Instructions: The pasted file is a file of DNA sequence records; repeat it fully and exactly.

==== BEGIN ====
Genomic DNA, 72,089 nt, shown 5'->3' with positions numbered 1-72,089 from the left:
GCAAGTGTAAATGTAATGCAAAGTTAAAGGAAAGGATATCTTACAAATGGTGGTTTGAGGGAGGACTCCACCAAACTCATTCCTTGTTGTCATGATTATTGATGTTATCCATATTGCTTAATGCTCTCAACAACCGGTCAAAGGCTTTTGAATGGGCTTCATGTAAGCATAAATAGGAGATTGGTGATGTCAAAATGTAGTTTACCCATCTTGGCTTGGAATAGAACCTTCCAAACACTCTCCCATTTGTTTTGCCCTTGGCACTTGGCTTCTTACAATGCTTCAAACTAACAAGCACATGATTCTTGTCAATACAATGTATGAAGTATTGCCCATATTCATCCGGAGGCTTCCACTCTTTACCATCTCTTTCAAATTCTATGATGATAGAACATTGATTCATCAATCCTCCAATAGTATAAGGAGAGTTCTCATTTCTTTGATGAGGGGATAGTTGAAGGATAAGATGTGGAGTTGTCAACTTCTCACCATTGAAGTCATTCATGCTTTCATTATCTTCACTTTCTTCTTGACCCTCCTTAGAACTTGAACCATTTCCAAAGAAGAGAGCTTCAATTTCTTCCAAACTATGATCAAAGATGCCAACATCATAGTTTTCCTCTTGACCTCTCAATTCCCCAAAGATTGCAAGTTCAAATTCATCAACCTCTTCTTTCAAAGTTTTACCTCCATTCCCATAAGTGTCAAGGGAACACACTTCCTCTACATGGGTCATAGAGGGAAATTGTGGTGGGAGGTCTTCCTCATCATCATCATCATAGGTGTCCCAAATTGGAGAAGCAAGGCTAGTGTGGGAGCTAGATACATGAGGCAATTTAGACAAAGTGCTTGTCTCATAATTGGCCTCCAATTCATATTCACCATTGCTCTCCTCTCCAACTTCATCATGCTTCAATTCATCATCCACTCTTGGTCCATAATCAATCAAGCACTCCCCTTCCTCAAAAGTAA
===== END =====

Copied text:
Genomic DNA, 72,089 nt, shown 5'->3' with positions numbered 1-72,089 from the left:
GCAAGTGTAAATGTAATGCAAAGTTAAAGGAAAGGATATCTTACAAATGGTGGTTTGAGGGAGGACTCCACCAAACTCATTCCTTGTTGTCATGATTATTGATGTTATCCATATTGCTTAATGCTCTCAACAACCGGTCAAAGGCTTTTGAATGGGCTTCATGTAAGCATAAATAGGAGATTGGTGATGTCAAAATGTAGTTTACCCATCTTGGCTTGGAATAGAACCTTCCAAACACTCTCCCATTTGTTTTGCCCTTGGCACTTGGCTTCTTACAATGCTTCAAACTAACAAGCACATGATTCTTGTCAATACAATGTATGAAGTATTGCCCATATTCATCCGGAGGCTTCCACTCTTTACCATCTCTTTCAAATTCTATGATGATAGAACATTGATTCATCAATCCTCCAATAGTATAAGGAGAGTTCTCATTTCTTTGATGAGGGGATAGTTGAAGGATAAGATGTGGAGTTGTCAACTTCTCACCATTGAAGTCATTCATGCTTTCATTATCTTCACTTTCTTCTTGACCCTCCTTAGAACTTGAACCATTTCCAAAGAAGAGAGCTTCAATTTCTTCCAAACTATGATCAAAGATGCCAACATCATAGTTTTCCTCTTGACCTCTCAATTCCCCAAAGATTGCAAGTTCAAATTCATCAACCTCTTCTTTCAAAGTTTTACCTCCATTCCCATAAGTGTCAAGGGAACACACTTCCTCTACATGGGTCATAGAGGGAAATTGTGGTGGGAGGTCTTCCTCATCATCATCATCATAGGTGTCCCAAATTGGAGAAGCAAGGCTAGTGTGGGAGCTAGATACATGAGGCAATTTAGACAAAGTGCTTGTCTCATAATTGGCCTCCAATTCATATTCACCATTGCTCTCCTCTCCAACTTCATCATGCTTCAATTCATCATCCACTCTTGGTCCATAATCAATCAAGCACTCCCCTTCCTCAAAAGTAA